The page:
Luke Burkhardt Writes & Delivers Debut Album — ‘Postcard’
Release Party to be Held Tonight at Matt’s Tiger Pub in Shadyside
An album release party will be held at Matt’s Tiger Pub in Shadyside, starting at 7 p.m. tonight, Friday, April 23. Brad Gibson will open the show at 8 p.m.
The process to create this album began about eight months ago.
“I was traveling down to Bridgeport, W.Va. pretty regularly during the early stages. I was fortunate to have some amazing musicians agree to play on the record. But, that does take time when they’re located in the likes of Austin, Texas and Los Angelas, California,” said Burkhardt. “The mastering was then done in Nashville. Not to mention, I’m quite particular and took a lot of time to dissect the mixes before I gave the OK on mastering. “Zach McCord from Bridgeport, W.Va. did the recording, producing and mixing. Gerrod Bee and Aaron Regester on bass and drums are both from Clarksburg, W.Va. area. They both play and tour with The Davisson Brothers Band. Simon Page from Austin, Texas is the lead/pedal steel guitar on all tracks. He plays for and tours with one of my favorite musicians, David Ramirez. Then Willow Stephens did background vocals on all tracks. She lives in Los Angelas and just released an EP of her a couple of weeks ago. I still can’t believe the talent we were able to acquire for this record. The record was mastered by Sam Moses at Moses Mastering in Nashville.”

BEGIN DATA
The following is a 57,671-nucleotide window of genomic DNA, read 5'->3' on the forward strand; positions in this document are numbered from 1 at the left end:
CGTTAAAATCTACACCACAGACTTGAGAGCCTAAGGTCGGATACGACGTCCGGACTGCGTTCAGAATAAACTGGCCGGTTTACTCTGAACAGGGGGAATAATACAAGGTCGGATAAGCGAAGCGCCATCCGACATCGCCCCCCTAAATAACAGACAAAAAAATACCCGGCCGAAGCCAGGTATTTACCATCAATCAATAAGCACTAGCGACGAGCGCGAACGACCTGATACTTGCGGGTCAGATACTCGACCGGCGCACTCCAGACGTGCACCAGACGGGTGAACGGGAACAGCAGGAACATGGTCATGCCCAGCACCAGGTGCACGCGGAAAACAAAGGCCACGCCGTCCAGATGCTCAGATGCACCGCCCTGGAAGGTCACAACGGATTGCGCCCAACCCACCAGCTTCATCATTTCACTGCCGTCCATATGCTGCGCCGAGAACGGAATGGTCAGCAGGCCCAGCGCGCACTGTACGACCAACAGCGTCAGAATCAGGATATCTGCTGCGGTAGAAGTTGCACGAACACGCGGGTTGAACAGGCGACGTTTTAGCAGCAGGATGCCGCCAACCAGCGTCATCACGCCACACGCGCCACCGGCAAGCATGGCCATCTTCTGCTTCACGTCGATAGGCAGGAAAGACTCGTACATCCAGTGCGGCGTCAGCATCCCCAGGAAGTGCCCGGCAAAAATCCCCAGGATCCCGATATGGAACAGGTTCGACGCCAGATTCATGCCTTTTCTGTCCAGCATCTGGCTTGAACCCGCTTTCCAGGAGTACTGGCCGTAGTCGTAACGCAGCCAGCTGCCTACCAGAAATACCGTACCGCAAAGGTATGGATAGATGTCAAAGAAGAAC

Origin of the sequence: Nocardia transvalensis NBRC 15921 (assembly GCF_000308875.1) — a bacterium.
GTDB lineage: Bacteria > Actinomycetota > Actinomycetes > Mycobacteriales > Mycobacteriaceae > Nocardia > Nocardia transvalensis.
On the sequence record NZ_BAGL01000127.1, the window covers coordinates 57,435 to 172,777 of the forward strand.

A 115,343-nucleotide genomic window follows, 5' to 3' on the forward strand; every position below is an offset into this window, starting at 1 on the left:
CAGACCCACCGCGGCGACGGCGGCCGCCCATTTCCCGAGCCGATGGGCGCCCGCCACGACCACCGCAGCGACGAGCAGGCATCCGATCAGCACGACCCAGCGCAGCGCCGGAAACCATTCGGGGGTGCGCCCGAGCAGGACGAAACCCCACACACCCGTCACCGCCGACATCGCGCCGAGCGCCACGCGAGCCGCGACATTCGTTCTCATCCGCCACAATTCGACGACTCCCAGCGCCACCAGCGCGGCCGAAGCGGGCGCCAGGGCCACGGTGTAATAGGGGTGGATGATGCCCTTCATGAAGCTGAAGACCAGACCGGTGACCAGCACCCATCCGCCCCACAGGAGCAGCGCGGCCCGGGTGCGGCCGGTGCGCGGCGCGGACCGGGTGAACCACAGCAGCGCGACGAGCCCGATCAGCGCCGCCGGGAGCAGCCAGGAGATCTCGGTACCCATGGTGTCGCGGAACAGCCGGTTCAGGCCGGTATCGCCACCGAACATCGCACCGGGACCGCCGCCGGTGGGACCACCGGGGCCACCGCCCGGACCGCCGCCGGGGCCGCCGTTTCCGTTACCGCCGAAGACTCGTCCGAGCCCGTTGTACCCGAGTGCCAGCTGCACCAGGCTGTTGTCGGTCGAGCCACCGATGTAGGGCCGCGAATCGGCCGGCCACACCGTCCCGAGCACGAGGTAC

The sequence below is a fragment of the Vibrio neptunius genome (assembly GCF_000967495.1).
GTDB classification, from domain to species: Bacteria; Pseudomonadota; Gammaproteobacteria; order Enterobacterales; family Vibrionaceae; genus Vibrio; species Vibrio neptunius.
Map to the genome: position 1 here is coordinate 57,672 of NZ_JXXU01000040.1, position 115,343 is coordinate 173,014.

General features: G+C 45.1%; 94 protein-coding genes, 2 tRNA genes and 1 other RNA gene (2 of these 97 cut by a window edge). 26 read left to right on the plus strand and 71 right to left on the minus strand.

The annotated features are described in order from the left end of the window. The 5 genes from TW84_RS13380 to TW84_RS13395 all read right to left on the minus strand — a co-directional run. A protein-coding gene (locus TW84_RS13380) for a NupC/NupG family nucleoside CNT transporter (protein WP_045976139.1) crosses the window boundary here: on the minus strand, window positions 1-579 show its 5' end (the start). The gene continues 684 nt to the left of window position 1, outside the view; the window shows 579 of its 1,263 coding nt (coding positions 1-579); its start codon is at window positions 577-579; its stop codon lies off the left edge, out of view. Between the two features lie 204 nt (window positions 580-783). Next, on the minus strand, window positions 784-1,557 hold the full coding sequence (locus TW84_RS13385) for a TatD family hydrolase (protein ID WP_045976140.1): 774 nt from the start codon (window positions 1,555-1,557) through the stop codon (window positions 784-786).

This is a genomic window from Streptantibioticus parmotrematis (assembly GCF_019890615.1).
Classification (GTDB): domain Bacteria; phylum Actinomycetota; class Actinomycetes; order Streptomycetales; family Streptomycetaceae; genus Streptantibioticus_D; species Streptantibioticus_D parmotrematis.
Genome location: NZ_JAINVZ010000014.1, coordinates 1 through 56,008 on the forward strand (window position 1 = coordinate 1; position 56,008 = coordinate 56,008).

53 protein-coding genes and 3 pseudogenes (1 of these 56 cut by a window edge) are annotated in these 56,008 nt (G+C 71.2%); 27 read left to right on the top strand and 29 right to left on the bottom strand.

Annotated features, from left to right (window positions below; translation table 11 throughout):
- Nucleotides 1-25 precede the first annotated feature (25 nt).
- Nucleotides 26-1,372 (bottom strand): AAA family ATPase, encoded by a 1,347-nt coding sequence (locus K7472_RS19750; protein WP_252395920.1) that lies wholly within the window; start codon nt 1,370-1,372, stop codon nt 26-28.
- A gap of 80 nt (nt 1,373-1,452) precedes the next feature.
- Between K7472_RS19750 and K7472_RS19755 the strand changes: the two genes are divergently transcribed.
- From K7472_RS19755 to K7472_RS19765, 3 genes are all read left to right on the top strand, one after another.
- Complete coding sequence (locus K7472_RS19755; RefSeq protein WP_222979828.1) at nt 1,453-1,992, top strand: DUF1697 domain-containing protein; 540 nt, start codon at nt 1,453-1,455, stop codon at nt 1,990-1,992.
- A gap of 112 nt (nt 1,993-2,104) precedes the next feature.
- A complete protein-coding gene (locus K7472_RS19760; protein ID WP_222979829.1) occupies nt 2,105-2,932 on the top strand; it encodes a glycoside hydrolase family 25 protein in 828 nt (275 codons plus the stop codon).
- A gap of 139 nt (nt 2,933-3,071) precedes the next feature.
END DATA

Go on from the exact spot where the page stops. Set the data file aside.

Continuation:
Burkhardt wrote all of the songs on this record, “Postcard.” He worked on a few of the songs over a number of years.
“I’m quite proud of all the songs and how they turned out on the record. A couple of the songs on the record date back to probably seven or eight years. Then, there are a couple I just finished before starting the recording process. I chose which songs I recorded simply by asking myself, ‘If I only do this one time, which songs do I have to have on this record?’ I was able to narrow it down to seven songs,” Burkhardt said. “The songwriting aspect is something I take quite seriously. Relatively speaking, I try to hold myself to a higher standard. No one can critique me worse than I critique myself. So, if I find them to be good, then that’s all that truly matters. I try and use words, phrases or stories to which people can relate and actually feel. I don’t have interest in the same cliche, empty songs about High School or jacked-up trucks.”
Burkhardt described his sound as “Americana with elements of country.” He said he feels that as a singer-songwriter, there are alternative and folk components to his lyrics and music.
He said that when people ask him “what kind of music do you play,” it’s never a very simple answer. Though his musical influences are broad.
“It’s nearly impossible to name all of the musicians and writers who I find influencing. I fell in love with Waylon Jennings and writers like Kris Krisofferson. I then recall going down the ‘country music legend’ rabbit hole where I found people like Shooter Jennings and Hank III. These folks eventually lead me to a lot of what I listen to and am influenced by today. People like John Moreland, Ruston Kelly, Chris Knight, Margo Price, Justin Townes Earle, Jason Isbell, David Ramirez, Waylon Payne, Sturgill Simpson and Tyler Childers are some of the folks I’d consider to be significant influences of my musical tastes.